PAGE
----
Just as important as a school's name and its location is its mascot. Options abound, and some teams go with the commonplace while others go with the truly unique.
In Texas, there are 1,633 schools with mascots listed in the MaxPreps database. Listed below are the Top 15 most popular mascot names in Texas, the mascot names that only one school owns and other mascot facts/stats.THEY MUST BE GOOD AT THROWING THE JAVELIN
, the Spinach Capital of the World, they chose a mascot name that is purely Southwestern: The Javelinas. A javelina, known as a peccary, has a lot in common with pigs and maybe even the hippopotamus family and can get as big as about 85 pounds. They're not particularly known as aggressive animals but if cornered, they have tusks and aren't afraid to use them. You'll find javelinas only in the southern areas of the nation near the Mexican border, as they like arid areas. You won't find another high school in the nation that chose the mascot name.HIPPOS ARE HIP IN HUTTO
The Hippos of
aren't from Africa. Far from it. The hippopotamus is native to the African continent and has no reason to live in the Untied States - except in cases where circuses are involved. According to the Williamson County Historical Society
, the school took its name because a hippo got out of a train car in 1915 and made its way to nearby Cottonwood Creek. History says that the local depot agent telegraphed to other jurisdictions to "Stop trains. Hippo loose in Hutto." There was a gap in time, because the site says that the students of Hutto endorsed the mascot in 1923.THESE BUTTONS CAN BE LETHAL
No, the mascot name at
Central Catholic (San Antonio)
was not chosen because they absolutely love the little things that keep your clothes on. They are the Buttons at Central Catholic, and if you want to find out the reason why, you'd better think about rattlesnakes. The little rattler at the tip of a baby snake's tail is called a button
, and as rattlesnakes mature, they grow another rattle section each time they molt. This is one of those great mascot names that appears to be on thing on the surface, but means something entirely different after some examination.YEGUAS: CREEK OR ANIMAL?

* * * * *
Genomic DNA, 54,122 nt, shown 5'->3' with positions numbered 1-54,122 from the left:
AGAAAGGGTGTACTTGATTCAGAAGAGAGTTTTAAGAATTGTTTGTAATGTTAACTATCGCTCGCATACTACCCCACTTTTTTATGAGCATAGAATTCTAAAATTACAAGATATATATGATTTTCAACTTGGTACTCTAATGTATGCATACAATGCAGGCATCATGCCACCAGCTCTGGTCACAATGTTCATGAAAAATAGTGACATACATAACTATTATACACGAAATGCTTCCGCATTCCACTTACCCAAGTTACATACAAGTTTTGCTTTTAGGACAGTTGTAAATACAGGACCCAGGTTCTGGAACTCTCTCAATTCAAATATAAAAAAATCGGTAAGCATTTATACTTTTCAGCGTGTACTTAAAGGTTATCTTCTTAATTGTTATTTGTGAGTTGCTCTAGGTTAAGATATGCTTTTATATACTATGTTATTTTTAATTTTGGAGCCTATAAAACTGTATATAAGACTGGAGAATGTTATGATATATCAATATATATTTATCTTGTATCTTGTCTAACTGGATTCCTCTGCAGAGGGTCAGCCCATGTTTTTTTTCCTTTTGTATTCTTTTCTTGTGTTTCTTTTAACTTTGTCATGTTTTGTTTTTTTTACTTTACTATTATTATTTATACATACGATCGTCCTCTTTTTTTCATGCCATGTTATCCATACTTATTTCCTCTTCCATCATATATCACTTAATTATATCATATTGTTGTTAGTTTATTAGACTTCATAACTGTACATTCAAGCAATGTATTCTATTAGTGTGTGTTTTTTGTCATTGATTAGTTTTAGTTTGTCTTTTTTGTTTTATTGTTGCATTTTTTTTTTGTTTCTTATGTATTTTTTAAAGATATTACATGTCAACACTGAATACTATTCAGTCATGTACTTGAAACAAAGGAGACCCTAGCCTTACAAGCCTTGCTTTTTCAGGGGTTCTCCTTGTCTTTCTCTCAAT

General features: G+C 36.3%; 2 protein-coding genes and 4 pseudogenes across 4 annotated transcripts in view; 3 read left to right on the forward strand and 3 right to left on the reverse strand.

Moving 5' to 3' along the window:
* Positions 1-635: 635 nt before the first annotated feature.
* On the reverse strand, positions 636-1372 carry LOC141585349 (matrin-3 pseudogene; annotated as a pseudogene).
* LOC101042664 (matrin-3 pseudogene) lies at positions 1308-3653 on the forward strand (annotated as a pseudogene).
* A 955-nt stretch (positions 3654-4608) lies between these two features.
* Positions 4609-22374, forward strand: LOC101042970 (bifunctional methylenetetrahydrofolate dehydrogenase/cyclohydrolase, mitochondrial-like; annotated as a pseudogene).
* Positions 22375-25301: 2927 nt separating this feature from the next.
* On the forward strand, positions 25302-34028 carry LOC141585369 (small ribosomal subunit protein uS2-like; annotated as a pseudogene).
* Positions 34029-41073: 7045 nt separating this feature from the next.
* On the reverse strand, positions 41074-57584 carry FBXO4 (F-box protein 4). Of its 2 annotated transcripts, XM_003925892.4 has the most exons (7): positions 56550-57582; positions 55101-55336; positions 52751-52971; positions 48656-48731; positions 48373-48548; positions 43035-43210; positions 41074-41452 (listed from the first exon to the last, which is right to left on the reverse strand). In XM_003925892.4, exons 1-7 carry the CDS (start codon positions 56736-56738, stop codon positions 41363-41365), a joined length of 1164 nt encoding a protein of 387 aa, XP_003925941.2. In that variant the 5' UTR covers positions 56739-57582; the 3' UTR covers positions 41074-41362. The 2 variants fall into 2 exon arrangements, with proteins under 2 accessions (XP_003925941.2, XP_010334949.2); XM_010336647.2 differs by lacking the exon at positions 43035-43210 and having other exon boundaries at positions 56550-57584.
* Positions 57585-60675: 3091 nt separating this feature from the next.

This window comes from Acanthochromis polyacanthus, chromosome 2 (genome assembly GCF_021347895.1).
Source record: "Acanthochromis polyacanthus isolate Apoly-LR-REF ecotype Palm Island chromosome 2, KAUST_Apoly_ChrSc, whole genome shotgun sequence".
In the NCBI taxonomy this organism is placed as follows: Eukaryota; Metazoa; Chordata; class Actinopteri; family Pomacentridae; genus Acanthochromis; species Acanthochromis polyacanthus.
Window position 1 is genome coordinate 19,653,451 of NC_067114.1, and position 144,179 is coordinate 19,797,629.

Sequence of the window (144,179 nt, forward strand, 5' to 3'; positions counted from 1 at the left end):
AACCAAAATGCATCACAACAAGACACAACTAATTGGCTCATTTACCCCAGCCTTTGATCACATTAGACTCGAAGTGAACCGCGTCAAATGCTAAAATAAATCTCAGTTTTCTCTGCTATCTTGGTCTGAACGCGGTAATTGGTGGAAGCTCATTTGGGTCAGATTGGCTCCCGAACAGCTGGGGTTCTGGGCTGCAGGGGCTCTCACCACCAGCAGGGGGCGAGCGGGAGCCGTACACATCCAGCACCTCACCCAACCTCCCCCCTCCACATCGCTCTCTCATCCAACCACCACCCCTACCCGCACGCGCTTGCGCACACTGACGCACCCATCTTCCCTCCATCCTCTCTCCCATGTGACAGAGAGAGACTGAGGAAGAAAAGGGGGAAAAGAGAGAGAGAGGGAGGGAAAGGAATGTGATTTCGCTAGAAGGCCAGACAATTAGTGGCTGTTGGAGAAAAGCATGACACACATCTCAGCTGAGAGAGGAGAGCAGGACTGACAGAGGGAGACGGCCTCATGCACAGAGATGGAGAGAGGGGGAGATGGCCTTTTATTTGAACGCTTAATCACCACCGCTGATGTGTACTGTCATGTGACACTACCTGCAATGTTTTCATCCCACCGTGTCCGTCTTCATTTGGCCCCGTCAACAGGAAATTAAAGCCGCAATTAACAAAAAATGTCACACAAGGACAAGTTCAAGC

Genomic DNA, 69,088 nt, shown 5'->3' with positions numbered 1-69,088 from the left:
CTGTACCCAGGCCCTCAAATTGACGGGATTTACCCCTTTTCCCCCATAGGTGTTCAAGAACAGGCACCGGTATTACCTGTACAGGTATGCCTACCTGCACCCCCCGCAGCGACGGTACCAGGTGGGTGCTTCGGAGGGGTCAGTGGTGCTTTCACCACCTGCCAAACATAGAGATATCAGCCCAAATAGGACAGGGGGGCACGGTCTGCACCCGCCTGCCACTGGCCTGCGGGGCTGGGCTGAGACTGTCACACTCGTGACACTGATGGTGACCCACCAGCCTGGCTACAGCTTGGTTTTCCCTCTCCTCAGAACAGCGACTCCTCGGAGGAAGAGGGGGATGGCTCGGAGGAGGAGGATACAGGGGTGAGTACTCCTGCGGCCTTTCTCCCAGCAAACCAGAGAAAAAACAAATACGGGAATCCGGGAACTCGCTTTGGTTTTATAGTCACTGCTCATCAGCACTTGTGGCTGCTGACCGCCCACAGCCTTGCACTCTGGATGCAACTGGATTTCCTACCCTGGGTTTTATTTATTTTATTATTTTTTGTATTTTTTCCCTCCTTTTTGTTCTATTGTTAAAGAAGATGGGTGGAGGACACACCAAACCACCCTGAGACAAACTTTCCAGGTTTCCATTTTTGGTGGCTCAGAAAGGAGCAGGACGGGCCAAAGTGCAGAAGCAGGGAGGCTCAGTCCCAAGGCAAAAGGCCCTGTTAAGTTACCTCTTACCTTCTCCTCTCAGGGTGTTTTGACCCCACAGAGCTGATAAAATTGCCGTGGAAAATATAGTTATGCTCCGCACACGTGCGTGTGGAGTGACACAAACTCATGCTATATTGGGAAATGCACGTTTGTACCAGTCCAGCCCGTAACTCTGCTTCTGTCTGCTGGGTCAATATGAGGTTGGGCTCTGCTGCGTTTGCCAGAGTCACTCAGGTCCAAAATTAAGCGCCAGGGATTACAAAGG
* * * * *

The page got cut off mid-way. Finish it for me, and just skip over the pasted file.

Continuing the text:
Two options exist as to why Somerville
chose to be the Yeguas. The first, and easiest, is that yegua means mare in Spanish and we certainly can associate mares (adult female horses) with Texas. The second is a much more local vantage point. Yegua Creek, part of the Brazos River drainage basin, flows just outside of town before it drains into Somerville Lake. Whichever reason for choosing the mascot name, the fact is that the people who chose to name Somerville the Yeguas were the only ones in the nation who chose to give their school that mascot name.
STRAIGHT FROM A FAIRY TALE: PIED PIPERS
It's amazing there are any athletes left at Hamlin
OK, that might be too extreme. But the origin of the mascot name of
Pied Pipers can be tracked back to Hamelin, Germany, and it's worth
noting. A short historical perspective is that a man in the 16th century
was hired as a rat-catcher, using his magic pipe, but when he didn't
receive payment he instead turned his tune upon local children and it
became somewhat of a fairy tale. Because they continually have teams at
Hamlin, we're guessing that the legend of the pied piper is a thing of
the past.TOP 15 MASCOT NAMES
# Eagles 151 (There are 2 War Eagles and 1 Fighting Eagles)
# Bulldogs 101 (There is 1 Bulldawgs)
# Tigers 78
# Lions 75
# Panthers 71
# Mustangs 61
# Wildcats 61 (There is 1 Wildkats)
# Warriors 50 (There is 1 Mighty Warriors)
# Cougars 46
# Indians 37
Bobcats 28 (There is 1 Bobkatz)
# Knights 27 (There is 1 Royal Knights)
Longhorns 25# Denotes mascot name is in America's Top 15MASCOT NAMES USED BY ONLY 1 SCHOOL
* Denotes that no other school in America has that mascot nameMASCOT STATS
Most popular mascot name is used by 9.2 percent of schools.
There are 246 different mascot names for 1,633 schools.
40 schools have mascot names that no other American school has.
Texas' Top 15 features 11 of America's Top 15 mascot names.